In November of 2014 it was chosen for inclusion on Restore Oregon’s Most Endangered Places List.

We started this blog and the accompanying Facebook page that same month.  Our intent is to raise awareness of the Grand Staircase and its architectural significance, post photographs and information of historical interest about the staircase, and share the stories and memories of those who love the staircase as much as we do.

To see a pictorial history of the staircase please visit our About page.

If you have any questions or have Grand Staircase memories, stories, or photos you would like to share please contact us at savethegrandstaircase@gmail.com.

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Homecoming!!!

It’s Homecoming weekend at Eastern Oregon University!  Go Mountaineers!

Mountaineers

In previous posts we’ve written about how the Grand Staircase (when it was open) made a great background for university event photographs.  You can read those posts here and here.

It seems that Homecoming was no exception.

1949 Homecoming

1949 Homecoming Royalty Princess Marian Mawhin, Enterprise – Queen Rosalie Wilson, La Grande – Princess Mardi Sallee, Nyssa – Photo courtesy of EOU Pierce Library

 

1951 Homecoming

1951 Homecoming Queen Candidates: Janet Van Winkle, Margaret Greene, Shirley Van Horne, Kathleen O’Keeffe, Merlene Baldwin – Photo courtesy of EOU Pierce Library

 

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The Grand Staircase at Eastern Oregon University was designed by Oregon architect John Bennes and completed in 1929.  Sadly, it has deteriorated over the decades and was closed to public use in 2004.

In November of 2014 it was chosen for inclusion on Restore Oregon’s Most Endangered Places List.

We started this blog and the accompanying Facebook page that same month.  Our intent is to raise awareness of the Grand Staircase and its architectural significance, post photographs and information of historical interest about the staircase, and share the stories and memories of those who love the staircase as much as we do.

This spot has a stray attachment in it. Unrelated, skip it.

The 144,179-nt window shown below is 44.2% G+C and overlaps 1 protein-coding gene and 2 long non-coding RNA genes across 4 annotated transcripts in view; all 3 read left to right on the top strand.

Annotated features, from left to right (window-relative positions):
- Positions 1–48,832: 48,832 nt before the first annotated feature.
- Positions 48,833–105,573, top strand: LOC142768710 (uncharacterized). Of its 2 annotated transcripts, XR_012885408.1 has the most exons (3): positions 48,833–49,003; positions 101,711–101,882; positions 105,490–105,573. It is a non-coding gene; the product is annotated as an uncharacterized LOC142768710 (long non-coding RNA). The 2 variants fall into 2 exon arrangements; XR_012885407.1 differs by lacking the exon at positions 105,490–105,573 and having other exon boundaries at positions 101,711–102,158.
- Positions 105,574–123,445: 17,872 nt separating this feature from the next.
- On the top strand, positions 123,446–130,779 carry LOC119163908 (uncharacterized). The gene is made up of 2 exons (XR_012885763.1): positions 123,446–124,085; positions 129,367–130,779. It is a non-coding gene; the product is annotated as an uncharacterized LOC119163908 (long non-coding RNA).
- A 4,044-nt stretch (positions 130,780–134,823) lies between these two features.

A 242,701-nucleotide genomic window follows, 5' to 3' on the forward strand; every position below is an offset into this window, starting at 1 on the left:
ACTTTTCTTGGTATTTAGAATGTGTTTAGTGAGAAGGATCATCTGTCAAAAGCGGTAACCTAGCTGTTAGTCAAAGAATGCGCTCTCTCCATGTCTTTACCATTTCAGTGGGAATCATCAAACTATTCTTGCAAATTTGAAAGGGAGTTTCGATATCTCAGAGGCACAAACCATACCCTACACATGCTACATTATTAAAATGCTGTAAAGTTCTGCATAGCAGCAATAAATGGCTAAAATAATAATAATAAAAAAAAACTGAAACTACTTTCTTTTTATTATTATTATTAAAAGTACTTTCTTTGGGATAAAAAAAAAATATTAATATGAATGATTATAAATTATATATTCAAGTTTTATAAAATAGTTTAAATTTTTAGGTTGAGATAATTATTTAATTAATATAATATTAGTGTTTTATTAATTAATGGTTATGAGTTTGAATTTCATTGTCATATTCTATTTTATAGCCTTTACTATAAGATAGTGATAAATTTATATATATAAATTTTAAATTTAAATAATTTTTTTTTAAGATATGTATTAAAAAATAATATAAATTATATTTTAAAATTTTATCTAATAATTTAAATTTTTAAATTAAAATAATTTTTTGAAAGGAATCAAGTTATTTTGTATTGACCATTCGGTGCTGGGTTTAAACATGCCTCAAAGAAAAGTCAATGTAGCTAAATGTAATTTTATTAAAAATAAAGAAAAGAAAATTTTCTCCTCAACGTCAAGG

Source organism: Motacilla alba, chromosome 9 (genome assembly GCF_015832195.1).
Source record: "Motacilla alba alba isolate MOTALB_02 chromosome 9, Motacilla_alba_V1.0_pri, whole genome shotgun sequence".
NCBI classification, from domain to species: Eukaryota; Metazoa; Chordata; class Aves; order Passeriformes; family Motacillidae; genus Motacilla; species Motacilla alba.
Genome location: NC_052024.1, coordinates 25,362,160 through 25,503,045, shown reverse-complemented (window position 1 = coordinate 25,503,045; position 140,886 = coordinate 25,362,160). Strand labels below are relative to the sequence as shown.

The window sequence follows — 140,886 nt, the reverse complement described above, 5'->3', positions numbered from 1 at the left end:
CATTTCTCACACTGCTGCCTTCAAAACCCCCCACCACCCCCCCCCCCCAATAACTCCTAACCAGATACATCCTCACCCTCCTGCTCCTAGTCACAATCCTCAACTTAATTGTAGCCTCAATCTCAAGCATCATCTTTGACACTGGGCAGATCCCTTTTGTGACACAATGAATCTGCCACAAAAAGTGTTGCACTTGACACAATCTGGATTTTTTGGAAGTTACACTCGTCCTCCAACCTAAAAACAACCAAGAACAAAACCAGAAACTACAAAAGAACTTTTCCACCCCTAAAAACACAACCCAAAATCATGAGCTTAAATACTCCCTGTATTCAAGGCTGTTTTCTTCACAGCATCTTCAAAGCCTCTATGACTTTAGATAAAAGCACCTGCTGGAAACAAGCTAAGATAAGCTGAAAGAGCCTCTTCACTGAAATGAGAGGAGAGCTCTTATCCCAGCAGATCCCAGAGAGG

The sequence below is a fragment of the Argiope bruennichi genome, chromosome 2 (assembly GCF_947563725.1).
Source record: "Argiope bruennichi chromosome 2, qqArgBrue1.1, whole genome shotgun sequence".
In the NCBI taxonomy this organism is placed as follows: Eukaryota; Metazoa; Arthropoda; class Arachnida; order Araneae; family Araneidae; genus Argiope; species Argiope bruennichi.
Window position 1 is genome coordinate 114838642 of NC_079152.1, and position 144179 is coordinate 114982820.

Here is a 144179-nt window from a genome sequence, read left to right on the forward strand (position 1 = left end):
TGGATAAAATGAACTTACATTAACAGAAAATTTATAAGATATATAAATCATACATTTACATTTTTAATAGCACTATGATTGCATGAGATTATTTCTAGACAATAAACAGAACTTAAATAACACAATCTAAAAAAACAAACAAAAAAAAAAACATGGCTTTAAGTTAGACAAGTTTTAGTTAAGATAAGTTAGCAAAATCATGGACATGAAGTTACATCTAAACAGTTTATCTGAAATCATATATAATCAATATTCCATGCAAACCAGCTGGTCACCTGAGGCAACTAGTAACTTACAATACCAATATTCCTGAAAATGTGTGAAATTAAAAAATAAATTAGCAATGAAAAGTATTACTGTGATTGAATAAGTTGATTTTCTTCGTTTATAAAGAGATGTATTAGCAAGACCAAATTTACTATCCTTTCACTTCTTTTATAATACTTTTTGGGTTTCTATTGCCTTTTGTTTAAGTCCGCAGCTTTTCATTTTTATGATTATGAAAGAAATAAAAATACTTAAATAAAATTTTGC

To see a pictorial history of the staircase please visit our About page.

If you have any questions or have Grand Staircase memories, stories, or photos you would like to share please contact us at savethegrandstaircase@gmail.com.

 

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Something special and majestic…

A lovely letter, no other introduction necessary…

Pen and ink

September 2, 2015

My experience with EOU started a generation before my birth. My aunt, Sal Conaway, attended this building with the Grand Staircase when it was a “Normal School.” The name of the institution has changed over the years, but the monumentality and dignity of that staircase and those buildings have kept it in our memories as something special and majestic.

Since I was a very, very young child, my father, Tom Roper, was busy working his way through various positions of employment at Eastern University. A few special times I was allowed to accompany him to work. That staircase and the grand entrance to the Administration Bldg. gave me a feeling that I was so fortunate to have a small place in the history of that College. I would sing at the top of my lungs from those stair landings and those grand entrance raised sides. My imagined long dress would flow down the steps as I danced and twirled. I was so proud of my father working there.